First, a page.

Instead, troops were brought into the favelas, the shanty towns, where they set up oppressive guard towers, putting residents on lock down and responding violently to local gang activity.  The government garnered retirement checks and the salaries of its employees to help cover the costs of the games.  At one point, unpaid police officers met tourists at the airport with signs reading “welcome to hell.”  Adding insult to injury, the government built colorful walls to hide the poverty and hopelessness of the slums from the eyes of the Olympic Village.  Many hoped that the Olympics would motivate recovery and healing in Brazil, but instead, resolution seems farther away than ever.  As one 64-year old favela resident, Marie Auxiliadora, reported to the New York Times, “I am so upset.  I have not gotten my retirement check for a month. Our hospitals and schools are broken. Shooting every day, and they spend all of our money on this Olympics. The rich play, and we die.” 

There have been several articles written about living conditions in these favelas, and since reading them, I have been haunted by the images of those slums.  By the pictures of all the people who are struggling each day just to survive, who dream about having enough food or a place to live which doesn’t reek of sewage.  People who are standing at the edge of an economic desert looking over into the Promised Land of the Olympics with its extravagant wealth and abundance—people who know they may never make it out beyond that wall.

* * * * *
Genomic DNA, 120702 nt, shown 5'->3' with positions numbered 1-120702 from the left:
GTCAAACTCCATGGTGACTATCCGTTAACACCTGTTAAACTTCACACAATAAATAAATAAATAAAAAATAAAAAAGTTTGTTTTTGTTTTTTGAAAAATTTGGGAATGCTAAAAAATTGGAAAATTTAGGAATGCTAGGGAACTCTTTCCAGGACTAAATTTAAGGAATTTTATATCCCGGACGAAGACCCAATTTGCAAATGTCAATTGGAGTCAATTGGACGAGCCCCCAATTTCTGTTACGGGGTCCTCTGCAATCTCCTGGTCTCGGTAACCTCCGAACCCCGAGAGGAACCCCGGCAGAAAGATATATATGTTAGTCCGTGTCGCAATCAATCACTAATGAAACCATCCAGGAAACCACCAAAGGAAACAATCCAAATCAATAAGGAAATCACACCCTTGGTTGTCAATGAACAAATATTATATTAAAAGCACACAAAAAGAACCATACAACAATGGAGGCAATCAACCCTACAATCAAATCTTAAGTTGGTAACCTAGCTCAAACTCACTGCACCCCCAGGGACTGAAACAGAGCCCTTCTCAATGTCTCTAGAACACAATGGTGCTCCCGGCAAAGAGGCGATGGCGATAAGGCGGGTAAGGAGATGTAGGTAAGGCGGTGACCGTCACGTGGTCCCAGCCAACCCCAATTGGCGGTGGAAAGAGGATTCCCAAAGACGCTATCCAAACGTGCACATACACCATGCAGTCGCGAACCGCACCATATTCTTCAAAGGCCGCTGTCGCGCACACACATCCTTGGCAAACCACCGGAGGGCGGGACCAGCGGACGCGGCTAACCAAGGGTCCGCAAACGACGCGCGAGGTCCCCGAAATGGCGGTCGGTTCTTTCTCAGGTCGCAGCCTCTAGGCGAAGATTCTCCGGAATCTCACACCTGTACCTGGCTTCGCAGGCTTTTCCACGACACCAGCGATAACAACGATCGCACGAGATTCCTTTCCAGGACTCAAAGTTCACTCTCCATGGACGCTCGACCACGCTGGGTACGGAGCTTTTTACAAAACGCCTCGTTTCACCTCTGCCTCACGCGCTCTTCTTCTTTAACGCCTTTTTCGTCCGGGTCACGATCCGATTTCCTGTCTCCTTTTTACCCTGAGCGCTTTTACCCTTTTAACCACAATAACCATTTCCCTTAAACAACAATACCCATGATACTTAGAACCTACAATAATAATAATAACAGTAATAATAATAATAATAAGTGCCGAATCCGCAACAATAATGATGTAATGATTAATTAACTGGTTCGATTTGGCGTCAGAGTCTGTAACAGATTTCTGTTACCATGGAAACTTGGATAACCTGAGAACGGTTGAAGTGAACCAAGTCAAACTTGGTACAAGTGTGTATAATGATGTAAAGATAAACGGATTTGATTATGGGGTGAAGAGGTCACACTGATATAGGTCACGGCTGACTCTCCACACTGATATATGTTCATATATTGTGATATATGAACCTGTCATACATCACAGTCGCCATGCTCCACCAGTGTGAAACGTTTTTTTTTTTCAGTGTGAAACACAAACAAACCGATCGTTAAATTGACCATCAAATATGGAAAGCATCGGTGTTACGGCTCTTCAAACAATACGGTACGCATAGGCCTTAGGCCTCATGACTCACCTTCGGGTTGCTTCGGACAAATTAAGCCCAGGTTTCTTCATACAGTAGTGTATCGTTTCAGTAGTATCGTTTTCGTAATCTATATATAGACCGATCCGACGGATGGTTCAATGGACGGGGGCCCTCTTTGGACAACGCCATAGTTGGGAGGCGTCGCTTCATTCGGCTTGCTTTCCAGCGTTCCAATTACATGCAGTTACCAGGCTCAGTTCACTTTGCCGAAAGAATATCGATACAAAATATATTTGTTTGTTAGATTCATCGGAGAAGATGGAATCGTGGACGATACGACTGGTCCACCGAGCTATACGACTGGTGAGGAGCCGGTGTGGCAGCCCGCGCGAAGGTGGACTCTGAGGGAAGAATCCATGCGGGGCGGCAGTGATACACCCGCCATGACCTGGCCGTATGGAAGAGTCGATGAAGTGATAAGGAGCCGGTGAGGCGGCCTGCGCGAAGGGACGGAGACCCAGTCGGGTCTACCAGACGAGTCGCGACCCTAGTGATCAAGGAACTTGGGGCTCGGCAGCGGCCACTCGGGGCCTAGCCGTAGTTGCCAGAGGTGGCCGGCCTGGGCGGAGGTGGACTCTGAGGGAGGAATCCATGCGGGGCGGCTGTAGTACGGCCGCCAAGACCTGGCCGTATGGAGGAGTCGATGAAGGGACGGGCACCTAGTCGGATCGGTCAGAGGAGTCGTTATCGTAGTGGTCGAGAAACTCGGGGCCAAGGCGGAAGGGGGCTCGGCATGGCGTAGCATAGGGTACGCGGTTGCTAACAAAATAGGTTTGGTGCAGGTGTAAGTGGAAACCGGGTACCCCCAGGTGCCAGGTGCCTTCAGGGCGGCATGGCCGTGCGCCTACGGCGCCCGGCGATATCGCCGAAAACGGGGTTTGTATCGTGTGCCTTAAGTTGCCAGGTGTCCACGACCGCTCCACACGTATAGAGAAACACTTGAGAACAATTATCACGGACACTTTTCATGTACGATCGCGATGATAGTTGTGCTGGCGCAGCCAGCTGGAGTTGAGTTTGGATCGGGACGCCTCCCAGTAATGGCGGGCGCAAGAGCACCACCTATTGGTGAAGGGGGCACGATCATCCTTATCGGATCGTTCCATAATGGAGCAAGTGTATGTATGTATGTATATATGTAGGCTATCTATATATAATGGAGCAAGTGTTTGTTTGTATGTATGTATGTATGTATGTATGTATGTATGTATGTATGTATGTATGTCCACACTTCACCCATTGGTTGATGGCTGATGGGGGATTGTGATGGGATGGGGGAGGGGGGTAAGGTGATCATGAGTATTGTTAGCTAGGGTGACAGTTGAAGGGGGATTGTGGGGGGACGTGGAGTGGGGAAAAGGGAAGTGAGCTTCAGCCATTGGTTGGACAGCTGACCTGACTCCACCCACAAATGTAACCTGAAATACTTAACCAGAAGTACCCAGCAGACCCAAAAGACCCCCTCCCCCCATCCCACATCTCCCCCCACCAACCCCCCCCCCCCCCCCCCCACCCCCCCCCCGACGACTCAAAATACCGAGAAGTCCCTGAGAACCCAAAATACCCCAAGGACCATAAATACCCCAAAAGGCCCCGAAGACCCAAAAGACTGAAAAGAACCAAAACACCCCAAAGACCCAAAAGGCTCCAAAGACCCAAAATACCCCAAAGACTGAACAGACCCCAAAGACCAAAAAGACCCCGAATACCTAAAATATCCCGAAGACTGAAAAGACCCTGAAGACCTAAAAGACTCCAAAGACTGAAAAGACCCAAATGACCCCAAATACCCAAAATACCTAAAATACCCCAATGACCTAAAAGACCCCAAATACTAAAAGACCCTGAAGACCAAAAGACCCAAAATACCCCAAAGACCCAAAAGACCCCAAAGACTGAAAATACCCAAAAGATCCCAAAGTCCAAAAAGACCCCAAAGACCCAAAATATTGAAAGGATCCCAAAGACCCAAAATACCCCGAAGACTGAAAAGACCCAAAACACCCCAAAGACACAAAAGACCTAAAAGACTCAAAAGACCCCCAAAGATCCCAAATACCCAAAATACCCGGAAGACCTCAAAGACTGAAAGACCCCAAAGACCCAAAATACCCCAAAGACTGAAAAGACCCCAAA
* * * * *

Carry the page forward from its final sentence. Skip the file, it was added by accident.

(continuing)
And this is exactly why I feel conflicted.  I know the Olympics have been a force of good in the world.  And I also know that the Olympics have been hosted at the expense of Brazil’s most vulnerable.

How can I benefit from the entertainment of the Olympics when I know the games have amplified violence and beggared an already struggling economy?  When I read a story or watch an event, am I complicit in the oppression of the Brazilian people?  Is it possible that despite the suffering these games have caused, the Olympics have Torah to teach us?

Perhaps the Olympics teach us to tune in—to tune into the incredible feats of human achievement.  To see what it looks like for people to do the impossible with style.  To know that just as Simone Biles can execute a perfect floor routine and just as Michael Phelps can swim faster than anyone else, we have the ability to exceed our own expectations and to do more than we’ve ever imagined possible.

But the Olympics also invite us to tune into the pain and brokenness which exists in the world around us.  To feel the plight of the people in the favelas; people who, like our ancestors, languish in poverty and dream of a Promised future.

We can’t fix the moral bankruptcy of the Olympics by watching them from Boston or even by boycotting them.  We can’t fix the poverty in Brazil’s favelas.  But, we can choose to harness our inner conflict, to feel the brokenness in the world, and to commit ourselves to living lives of moral integrity.